LDT: "Perhaps as a sign, the lights went out..."
LOU DOBBS: The Iraqi government today insisted that it has a very clear strategy to build a democracy in Iraq. However, the Iraqi government is weak. The government depends on groups opposed to U.S. interest for its very survival.
Michael Ware reports from Baghdad on whether the so-called new security benchmarks have any chance of success -- Michael.
MICHAEL WARE, CNN CORRESPONDENT: Well, Lou, at the end of the day, after sifting through the statements of Ambassador Khalilzad and General Casey, what nuggets are we really left with? There's not a great deal.
While on the one hand, this was a statement jointly made by the two most powerful U.S. representatives in this country, reassuring mainly an American domestic audience but also an Iraqi audience, that the U.S. mission here is not only salvageable but can still succeed, and then mapping out this series of benchmarks that should lead to success. On the other hand, in many ways, this is the U.S. just treading water.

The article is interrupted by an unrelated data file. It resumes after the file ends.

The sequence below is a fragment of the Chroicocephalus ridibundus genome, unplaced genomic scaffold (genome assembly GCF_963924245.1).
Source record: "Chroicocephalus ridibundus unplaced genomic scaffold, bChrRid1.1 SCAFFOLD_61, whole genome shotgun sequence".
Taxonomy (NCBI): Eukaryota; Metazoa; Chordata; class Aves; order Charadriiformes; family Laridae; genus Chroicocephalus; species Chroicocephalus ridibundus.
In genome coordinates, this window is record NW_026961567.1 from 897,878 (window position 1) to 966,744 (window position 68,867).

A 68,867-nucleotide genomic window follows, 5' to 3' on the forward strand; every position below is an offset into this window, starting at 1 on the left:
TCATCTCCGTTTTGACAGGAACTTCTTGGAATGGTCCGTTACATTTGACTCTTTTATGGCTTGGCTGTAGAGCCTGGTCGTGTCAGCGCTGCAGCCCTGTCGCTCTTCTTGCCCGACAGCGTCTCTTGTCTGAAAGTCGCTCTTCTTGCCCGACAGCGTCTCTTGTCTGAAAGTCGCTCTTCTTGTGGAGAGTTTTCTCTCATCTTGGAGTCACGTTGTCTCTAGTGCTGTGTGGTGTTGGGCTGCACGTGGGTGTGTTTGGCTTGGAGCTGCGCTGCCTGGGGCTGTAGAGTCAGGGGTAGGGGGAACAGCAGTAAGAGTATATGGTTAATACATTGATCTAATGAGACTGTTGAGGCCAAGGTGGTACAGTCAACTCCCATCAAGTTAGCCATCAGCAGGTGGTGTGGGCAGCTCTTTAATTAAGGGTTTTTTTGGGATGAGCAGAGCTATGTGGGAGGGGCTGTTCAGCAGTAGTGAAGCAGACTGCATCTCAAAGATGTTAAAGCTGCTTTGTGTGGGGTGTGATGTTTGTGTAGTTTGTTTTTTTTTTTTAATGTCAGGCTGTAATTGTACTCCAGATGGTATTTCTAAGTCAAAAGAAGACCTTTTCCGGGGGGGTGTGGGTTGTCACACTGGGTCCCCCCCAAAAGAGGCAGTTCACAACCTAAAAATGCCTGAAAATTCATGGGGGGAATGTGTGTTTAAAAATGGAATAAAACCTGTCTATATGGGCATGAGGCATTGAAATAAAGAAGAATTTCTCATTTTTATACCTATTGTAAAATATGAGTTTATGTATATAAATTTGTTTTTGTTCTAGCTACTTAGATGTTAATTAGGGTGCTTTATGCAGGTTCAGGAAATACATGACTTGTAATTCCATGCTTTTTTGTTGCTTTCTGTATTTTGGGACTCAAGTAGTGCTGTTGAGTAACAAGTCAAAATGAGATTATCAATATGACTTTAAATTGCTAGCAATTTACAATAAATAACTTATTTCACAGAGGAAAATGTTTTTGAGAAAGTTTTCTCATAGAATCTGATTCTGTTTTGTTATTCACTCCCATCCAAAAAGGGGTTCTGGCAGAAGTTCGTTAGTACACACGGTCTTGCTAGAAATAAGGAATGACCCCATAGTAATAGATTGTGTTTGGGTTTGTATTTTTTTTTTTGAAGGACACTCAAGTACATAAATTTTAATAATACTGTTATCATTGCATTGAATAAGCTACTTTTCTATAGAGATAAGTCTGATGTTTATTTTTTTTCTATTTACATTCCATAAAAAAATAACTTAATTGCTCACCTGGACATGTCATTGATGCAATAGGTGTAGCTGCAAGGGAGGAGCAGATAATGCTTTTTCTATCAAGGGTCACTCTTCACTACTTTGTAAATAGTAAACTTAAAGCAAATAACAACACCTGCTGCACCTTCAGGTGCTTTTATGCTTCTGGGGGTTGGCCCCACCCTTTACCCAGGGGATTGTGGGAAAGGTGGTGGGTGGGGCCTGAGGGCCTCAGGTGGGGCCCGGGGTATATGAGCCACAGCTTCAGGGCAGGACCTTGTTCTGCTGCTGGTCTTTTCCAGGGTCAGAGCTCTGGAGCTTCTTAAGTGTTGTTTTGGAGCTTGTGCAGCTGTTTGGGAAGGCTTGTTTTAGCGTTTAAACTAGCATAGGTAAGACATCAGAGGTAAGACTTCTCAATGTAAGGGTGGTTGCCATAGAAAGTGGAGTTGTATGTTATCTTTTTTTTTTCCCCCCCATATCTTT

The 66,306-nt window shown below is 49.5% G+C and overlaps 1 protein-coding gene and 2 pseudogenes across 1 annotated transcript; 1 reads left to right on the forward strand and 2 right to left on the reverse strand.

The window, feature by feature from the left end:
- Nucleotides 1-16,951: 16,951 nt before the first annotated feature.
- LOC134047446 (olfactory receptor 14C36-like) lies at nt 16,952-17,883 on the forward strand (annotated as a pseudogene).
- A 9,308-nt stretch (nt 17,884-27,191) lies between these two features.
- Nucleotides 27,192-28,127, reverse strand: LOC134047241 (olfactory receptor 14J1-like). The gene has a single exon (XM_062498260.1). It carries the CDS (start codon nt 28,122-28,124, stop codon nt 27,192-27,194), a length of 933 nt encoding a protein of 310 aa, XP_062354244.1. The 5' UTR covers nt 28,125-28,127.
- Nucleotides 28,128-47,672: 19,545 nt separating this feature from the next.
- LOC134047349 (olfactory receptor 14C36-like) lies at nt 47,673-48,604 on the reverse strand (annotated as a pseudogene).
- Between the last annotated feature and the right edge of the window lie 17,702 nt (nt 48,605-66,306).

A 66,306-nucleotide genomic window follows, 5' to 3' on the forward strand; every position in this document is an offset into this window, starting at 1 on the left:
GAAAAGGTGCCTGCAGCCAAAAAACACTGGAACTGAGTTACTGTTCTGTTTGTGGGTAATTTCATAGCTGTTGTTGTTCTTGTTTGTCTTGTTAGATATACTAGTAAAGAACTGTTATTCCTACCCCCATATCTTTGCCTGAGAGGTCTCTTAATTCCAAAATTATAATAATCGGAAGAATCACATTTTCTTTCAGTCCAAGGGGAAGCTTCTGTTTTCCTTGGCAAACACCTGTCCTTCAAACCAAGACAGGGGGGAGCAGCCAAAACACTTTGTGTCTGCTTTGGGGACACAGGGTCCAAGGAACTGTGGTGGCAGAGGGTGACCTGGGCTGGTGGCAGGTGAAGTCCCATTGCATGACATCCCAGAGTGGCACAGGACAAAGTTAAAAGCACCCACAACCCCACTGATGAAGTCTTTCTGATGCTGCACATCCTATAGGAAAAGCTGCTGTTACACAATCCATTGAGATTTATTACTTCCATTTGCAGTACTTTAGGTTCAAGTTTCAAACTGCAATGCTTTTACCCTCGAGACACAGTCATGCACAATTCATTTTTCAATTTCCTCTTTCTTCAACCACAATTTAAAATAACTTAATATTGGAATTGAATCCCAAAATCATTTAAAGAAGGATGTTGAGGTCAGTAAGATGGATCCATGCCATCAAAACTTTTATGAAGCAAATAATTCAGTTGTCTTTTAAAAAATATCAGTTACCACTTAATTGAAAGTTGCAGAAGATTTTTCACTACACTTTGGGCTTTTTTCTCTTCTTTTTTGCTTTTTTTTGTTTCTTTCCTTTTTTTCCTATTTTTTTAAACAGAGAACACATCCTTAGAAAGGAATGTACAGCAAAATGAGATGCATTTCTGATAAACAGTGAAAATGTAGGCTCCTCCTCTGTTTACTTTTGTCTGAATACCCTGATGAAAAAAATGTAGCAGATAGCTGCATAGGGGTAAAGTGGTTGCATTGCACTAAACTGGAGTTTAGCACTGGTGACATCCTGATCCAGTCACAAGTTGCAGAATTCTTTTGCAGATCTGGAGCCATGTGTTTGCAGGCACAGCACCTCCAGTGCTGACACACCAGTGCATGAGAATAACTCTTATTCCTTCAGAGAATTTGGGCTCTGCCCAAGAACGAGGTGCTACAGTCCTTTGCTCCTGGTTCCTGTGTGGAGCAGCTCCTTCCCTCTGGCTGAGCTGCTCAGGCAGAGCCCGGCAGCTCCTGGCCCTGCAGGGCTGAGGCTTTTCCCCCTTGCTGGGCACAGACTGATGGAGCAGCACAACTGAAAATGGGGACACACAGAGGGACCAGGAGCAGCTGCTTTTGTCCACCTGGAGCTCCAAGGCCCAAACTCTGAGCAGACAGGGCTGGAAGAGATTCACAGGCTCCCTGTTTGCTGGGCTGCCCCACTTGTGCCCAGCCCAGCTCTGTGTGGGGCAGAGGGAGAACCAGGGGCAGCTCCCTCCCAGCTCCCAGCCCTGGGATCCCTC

I mean, these benchmarks that were outlined, we've more or less heard all of them before. Some as -- you know, for over a year, and there's been no development on them so far. The issues of militia, the issues of Iran, the issues of reaching out to the Sunni insurgency. Ambassador Khalilzad, for example, has been talking and talking about rolling back de-Ba'athification, since last year.
Perhaps as a sign, the lights went out in the middle of this press conference, leaving the ambassador and the general in the dark. Let's hope that that won't be the same for the mission -- Lou.
DOBBS: Michael Ware reporting.